Dr. M.J. Bazos, Patient Handout


About Your Diagnosis
Narcolepsy is a sleep disorder caused by a generalized disorganization of the sleep-waking functions within the brain. It often causes excessive daytime sleepiness, regardless of the amount of sleep that you have had. The exact cause remains undetermined but rarely may follow brain trauma or accompany other types of neurologic disease. Tissue typing has shown that some individuals are more genetically susceptible to this disorder.

Living With Your Diagnosis
Generally, the symptoms of narcolepsy are first noticed in teenagers and young adults but may go undiagnosed for years. Another common symptom of this disorder is cataplexy, a partial or complete weakness of the skeletal muscles brought on by intense emotions such as laughter, excitement, or anger. Other symptoms may include (1) sleep attacks—short unintentional periods of sleep during the day; or (2) sleep paralysis—the inability to move as one drifts into or out of sleep. Also, some patients have hypnagogic hallucinations or visual or auditory experiences that occur when going to sleep or waking, which are hard to differentiate from reality. Others have disturbed nighttime sleep including frequent tossing and turning and awakening.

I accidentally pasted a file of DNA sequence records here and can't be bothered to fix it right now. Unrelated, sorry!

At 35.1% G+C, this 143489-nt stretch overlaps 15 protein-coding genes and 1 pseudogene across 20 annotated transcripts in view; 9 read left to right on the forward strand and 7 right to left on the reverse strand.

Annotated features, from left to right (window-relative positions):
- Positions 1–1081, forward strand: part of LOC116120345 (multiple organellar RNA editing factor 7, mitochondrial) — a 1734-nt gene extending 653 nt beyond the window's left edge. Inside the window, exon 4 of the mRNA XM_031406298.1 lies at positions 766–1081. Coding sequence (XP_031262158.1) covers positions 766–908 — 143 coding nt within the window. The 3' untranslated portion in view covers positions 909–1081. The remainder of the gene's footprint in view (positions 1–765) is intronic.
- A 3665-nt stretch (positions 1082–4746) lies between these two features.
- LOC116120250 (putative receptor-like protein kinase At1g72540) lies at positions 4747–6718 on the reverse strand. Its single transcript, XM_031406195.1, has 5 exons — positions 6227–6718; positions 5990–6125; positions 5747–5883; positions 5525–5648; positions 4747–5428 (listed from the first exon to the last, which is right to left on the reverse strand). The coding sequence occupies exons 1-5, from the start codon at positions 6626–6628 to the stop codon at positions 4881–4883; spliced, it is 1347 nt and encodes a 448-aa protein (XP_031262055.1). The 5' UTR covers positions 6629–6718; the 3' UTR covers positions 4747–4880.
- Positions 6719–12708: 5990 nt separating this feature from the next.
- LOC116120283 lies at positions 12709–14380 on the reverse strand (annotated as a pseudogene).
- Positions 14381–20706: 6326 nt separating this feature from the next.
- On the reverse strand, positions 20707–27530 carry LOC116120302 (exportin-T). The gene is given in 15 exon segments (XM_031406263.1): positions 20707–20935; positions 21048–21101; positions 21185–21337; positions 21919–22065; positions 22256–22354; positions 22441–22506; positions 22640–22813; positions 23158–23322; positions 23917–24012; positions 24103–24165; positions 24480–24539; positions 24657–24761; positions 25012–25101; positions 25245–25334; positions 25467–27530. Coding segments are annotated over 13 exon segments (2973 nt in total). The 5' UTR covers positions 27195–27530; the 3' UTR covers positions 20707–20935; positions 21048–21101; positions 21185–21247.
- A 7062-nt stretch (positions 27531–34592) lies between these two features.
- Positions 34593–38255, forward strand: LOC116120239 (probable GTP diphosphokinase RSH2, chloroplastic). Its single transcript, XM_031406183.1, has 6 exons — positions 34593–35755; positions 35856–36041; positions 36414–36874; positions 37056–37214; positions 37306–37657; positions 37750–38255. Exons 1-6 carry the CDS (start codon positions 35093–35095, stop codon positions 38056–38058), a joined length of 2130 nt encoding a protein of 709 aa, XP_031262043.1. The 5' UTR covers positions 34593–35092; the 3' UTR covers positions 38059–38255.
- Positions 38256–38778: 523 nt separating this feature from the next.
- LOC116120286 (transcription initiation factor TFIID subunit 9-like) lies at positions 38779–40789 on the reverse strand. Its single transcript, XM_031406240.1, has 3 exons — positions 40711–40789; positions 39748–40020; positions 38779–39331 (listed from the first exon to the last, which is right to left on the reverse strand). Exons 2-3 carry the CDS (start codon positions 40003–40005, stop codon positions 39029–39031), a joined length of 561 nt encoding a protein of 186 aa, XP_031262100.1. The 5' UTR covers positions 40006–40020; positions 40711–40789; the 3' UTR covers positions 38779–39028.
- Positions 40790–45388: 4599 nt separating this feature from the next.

There is no known cure for narcolepsy. No single therapy will control all the symptoms. Some medical stimulants combined with strategically placed 15- to 20-minute naps may improve the otherwise disabling effects of this sleep disorder. The timing and frequency of the scheduled naps has to be determined for each individual according to the usual time of the sleep attacks.

The DOs
• Take your medications as prescribed.
• Get plenty of rest.
• Educate your friends and family about your disorder.

The DON’Ts
• Avoid operating machinery and power tools unless cleared by your physician.
• Do not drive unless approved by your physician.
• Avoid situations that may pose danger for you should you fall asleep or lose muscle control.

When to Call Your Doctor
• If you have any problems associated with your medications.
• If your symptoms increase in frequency or severity.